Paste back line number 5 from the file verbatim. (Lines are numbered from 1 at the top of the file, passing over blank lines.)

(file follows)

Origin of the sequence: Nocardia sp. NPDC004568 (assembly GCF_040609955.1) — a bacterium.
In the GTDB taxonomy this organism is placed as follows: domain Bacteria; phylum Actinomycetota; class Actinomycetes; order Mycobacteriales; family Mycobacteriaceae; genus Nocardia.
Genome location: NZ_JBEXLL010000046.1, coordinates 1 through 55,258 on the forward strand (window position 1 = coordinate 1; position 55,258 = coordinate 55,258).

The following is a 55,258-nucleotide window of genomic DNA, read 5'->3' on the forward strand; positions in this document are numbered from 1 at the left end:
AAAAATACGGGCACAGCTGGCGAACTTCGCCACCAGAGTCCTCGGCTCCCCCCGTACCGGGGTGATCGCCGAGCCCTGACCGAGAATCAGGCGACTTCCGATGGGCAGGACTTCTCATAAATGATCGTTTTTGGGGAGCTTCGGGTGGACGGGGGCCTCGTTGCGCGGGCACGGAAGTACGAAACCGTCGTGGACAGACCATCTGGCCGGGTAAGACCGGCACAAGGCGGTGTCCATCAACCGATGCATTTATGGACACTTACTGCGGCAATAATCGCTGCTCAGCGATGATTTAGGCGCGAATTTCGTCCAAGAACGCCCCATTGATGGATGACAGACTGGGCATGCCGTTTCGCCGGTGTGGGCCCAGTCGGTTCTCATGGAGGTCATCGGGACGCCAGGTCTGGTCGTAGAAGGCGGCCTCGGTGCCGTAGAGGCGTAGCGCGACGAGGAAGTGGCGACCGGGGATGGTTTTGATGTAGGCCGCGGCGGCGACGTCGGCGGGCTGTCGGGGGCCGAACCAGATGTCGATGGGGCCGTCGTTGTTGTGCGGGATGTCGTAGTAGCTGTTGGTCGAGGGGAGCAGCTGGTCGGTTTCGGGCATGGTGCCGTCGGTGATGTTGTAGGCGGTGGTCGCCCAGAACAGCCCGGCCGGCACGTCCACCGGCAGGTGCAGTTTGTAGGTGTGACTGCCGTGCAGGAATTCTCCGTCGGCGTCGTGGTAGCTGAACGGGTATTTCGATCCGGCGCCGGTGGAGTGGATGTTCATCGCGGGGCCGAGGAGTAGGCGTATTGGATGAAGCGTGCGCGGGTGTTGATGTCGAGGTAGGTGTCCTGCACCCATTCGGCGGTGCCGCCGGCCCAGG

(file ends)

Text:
AAAAATACGGGCACAGCTGGCGAACTTCGCCACCAGAGTCCTCGGCTCCCCCCGTACCGGGGTGATCGCCGAGCCCTGACCGAGAATCAGGCGACTTCCGATGGGCAGGACTTCTCATAAATGATCGTTTTTGGGGAGCTTCGGGTGGACGGGGGCCTCGTTGCGCGGGCACGGAAGTACGAAACCGTCGTGGACAGACCATCTGGCCGGGTAAGACCGGCACAAGGCGGTGTCCATCAACCGATGCATTTATGGACACTTACTGCGGCAATAATCGCTGCTCAGCGATGATTTAGGCGCGAATTTCGTCCAAGAACGCCCCATTGATGGATGACAGACTGGGCATGCCGTTTCGCCGGTGTGGGCCCAGTCGGTTCTCATGGAGGTCATCGGGACGCCAGGTCTGGTCGTAGAAGGCGGCCTCGGTGCCGTAGAGGCGTAGCGCGACGAGGAAGTGGCGACCGGGGATGGTTTTGATGTAGGCCGCGGCGGCGACGTCGGCGGGCTGTCGGGGGCCGAACCAGATGTCGATGGGGCCGTCGTTGTTGTGCGGGATGTCGTAGTAGCTGTTGGTCGAGGGGAGCAGCTGGTCGGTTTCGGGCATGGTGCCGTCGGTGATGTTGTAGGCGGTGGTCGCCCAGAACAGCCCGGCCGGCACGTCCACCGGCAGGTGCAGTTTGTAGGTGTGACTGCCGTGCAGGAATTCTCCGTCGGCGTCGTGGTAGCTGAACGGGTATTTCGATCCGGCGCCGGTGGAGTGGATGTTCATCGCGGGGCCGAGGAGTAGGCGTATTGGATGAAGCGTGCGCGGGTGTTGATGTCGAGGTAGGTGTCCTGCACCCATTCGGCGGTGCCGCCGGCCCAGG